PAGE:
Police May Not Need Warrant to View 180-day Old Emails

Police May Not Need Warrant to View 180-day Old Emails

The latest news from the National Security Agency that they can monitor the information that one sends through the internet, such as emails, came as a major shock to millions of people. However, a law that was enacted in 1986 states that Federal Agents can read emails that have been stored on a server for at least six months.

However, the government claims that it has a right to access 180-day-old emails without necessarily having a warrant. Under section (b) of this law, the government can request a company that offers electronic communication services information to provide contents of an electronic communication that has been stored in an electronic data storage system, such as a server, for more than 180 days. The Congress, when discussing ECPA, concluded that contents of unopened emails that are stored on behalf of an individual for more than six months or stored after the email is received and opened, should be perceived or treated the same as a business record in the hands of a third party, such as an attorney, human resource manager, or an accountant.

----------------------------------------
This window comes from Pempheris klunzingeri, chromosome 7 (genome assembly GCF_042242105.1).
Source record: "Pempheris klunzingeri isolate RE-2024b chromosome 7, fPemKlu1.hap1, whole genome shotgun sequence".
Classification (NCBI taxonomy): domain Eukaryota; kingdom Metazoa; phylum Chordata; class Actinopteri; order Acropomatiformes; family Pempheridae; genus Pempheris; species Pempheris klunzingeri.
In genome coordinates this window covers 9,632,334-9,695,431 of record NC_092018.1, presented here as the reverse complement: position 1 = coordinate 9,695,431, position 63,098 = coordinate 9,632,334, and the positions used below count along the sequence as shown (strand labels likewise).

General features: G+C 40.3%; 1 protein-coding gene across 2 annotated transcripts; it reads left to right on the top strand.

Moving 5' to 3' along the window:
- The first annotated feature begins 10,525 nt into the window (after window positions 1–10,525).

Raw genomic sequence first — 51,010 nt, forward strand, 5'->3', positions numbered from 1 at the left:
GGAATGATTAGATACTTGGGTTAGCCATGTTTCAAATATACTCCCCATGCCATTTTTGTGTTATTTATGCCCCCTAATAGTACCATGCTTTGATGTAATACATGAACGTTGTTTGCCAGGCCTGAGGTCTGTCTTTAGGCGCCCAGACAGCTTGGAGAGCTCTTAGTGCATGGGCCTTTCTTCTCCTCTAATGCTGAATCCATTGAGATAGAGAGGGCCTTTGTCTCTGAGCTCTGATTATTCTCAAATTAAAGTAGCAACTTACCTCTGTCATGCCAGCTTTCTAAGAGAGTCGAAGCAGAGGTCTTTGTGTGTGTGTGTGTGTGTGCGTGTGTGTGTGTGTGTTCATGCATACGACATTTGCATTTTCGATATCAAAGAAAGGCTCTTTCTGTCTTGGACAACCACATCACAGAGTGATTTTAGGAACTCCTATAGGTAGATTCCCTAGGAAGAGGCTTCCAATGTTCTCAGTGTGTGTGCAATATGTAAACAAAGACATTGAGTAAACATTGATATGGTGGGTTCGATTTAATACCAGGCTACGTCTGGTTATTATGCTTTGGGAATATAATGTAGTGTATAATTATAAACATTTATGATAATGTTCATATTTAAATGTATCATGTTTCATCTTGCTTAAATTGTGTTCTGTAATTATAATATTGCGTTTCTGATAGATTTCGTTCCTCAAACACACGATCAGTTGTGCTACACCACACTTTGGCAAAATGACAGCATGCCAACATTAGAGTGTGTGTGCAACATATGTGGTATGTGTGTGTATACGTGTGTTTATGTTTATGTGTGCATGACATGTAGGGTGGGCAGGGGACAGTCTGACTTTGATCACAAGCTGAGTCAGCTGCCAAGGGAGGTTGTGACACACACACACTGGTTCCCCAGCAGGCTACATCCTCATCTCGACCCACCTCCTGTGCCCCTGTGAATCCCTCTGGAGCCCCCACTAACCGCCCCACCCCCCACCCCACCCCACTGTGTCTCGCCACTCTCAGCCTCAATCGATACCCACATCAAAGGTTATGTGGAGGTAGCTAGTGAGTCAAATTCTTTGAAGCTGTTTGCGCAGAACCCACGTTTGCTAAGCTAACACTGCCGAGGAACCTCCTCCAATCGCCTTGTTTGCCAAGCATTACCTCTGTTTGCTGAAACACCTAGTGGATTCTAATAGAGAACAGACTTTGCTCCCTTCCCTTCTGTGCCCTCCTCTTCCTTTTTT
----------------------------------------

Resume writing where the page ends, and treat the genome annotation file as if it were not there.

This means that the government security agencies can request records from third parties without breaching the Fifth or Fourth Amendment. The Fourth Amendment protects all United States Citizens from unreasonable searches. The police are required to get a warrant from the court first before searching your premises. It will come as a surprise to most Americans that the government can actually snoop into their old emails without a warrant.

However, there is a flicker of light at the end of the tunnel. In May, Eric Holder, in his testimony against a case filed against the government, said that emails that are 180 days old should not be treated any differently than new emails because advancements in technology has changed how businesses and corporations use electronic communication channels.

 

 

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